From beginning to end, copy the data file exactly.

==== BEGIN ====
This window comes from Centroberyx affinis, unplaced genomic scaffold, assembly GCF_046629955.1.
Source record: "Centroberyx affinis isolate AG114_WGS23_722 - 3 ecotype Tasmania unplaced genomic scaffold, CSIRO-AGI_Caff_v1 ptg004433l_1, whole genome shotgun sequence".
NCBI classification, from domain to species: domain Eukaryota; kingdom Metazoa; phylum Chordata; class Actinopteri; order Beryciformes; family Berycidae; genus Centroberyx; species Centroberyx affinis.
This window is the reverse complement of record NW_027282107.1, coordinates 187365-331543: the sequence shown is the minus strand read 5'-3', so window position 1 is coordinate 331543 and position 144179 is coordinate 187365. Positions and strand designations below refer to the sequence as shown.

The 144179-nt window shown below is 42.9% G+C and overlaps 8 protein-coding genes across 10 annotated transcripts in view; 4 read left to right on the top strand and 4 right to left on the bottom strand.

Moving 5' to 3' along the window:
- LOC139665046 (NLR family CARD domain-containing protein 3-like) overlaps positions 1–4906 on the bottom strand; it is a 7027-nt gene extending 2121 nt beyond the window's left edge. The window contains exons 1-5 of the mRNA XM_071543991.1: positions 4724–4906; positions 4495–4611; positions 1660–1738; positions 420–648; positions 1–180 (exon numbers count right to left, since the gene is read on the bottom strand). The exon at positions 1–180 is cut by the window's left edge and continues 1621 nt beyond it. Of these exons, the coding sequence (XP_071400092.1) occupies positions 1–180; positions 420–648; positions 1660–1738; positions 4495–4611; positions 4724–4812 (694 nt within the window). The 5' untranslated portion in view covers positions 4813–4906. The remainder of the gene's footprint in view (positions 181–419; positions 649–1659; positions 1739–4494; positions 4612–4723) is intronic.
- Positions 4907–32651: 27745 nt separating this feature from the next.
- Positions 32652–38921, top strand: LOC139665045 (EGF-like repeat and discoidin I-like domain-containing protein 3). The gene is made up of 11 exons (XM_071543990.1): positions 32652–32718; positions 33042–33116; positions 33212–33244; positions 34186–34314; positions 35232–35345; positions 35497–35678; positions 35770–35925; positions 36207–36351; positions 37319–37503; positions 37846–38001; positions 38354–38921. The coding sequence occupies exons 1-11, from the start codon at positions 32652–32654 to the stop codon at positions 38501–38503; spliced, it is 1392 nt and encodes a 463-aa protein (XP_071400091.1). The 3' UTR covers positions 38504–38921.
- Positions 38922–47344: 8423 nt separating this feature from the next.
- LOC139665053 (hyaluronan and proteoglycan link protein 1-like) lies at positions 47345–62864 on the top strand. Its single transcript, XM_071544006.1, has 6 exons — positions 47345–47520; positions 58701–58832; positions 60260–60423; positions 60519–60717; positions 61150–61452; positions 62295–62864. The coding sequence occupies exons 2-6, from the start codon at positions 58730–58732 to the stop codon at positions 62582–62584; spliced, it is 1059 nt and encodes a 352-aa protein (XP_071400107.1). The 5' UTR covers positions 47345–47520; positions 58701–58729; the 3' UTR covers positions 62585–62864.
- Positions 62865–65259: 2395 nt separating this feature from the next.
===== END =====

This window comes from Centroberyx affinis, unplaced genomic scaffold, assembly GCF_046629955.1.
Source record: "Centroberyx affinis isolate AG114_WGS23_722 - 3 ecotype Tasmania unplaced genomic scaffold, CSIRO-AGI_Caff_v1 ptg004433l_1, whole genome shotgun sequence".
NCBI classification, from domain to species: domain Eukaryota; kingdom Metazoa; phylum Chordata; class Actinopteri; order Beryciformes; family Berycidae; genus Centroberyx; species Centroberyx affinis.
This window is the reverse complement of record NW_027282107.1, coordinates 187365-331543: the sequence shown is the minus strand read 5'-3', so window position 1 is coordinate 331543 and position 144179 is coordinate 187365. Positions and strand designations below refer to the sequence as shown.

The 144179-nt window shown below is 42.9% G+C and overlaps 8 protein-coding genes across 10 annotated transcripts in view; 4 read left to right on the top strand and 4 right to left on the bottom strand.

Moving 5' to 3' along the window:
- LOC139665046 (NLR family CARD domain-containing protein 3-like) overlaps positions 1–4906 on the bottom strand; it is a 7027-nt gene extending 2121 nt beyond the window's left edge. The window contains exons 1-5 of the mRNA XM_071543991.1: positions 4724–4906; positions 4495–4611; positions 1660–1738; positions 420–648; positions 1–180 (exon numbers count right to left, since the gene is read on the bottom strand). The exon at positions 1–180 is cut by the window's left edge and continues 1621 nt beyond it. Of these exons, the coding sequence (XP_071400092.1) occupies positions 1–180; positions 420–648; positions 1660–1738; positions 4495–4611; positions 4724–4812 (694 nt within the window). The 5' untranslated portion in view covers positions 4813–4906. The remainder of the gene's footprint in view (positions 181–419; positions 649–1659; positions 1739–4494; positions 4612–4723) is intronic.
- Positions 4907–32651: 27745 nt separating this feature from the next.
- Positions 32652–38921, top strand: LOC139665045 (EGF-like repeat and discoidin I-like domain-containing protein 3). The gene is made up of 11 exons (XM_071543990.1): positions 32652–32718; positions 33042–33116; positions 33212–33244; positions 34186–34314; positions 35232–35345; positions 35497–35678; positions 35770–35925; positions 36207–36351; positions 37319–37503; positions 37846–38001; positions 38354–38921. The coding sequence occupies exons 1-11, from the start codon at positions 32652–32654 to the stop codon at positions 38501–38503; spliced, it is 1392 nt and encodes a 463-aa protein (XP_071400091.1). The 3' UTR covers positions 38504–38921.
- Positions 38922–47344: 8423 nt separating this feature from the next.
- LOC139665053 (hyaluronan and proteoglycan link protein 1-like) lies at positions 47345–62864 on the top strand. Its single transcript, XM_071544006.1, has 6 exons — positions 47345–47520; positions 58701–58832; positions 60260–60423; positions 60519–60717; positions 61150–61452; positions 62295–62864. The coding sequence occupies exons 2-6, from the start codon at positions 58730–58732 to the stop codon at positions 62582–62584; spliced, it is 1059 nt and encodes a 352-aa protein (XP_071400107.1). The 5' UTR covers positions 47345–47520; positions 58701–58729; the 3' UTR covers positions 62585–62864.
- Positions 62865–65259: 2395 nt separating this feature from the next.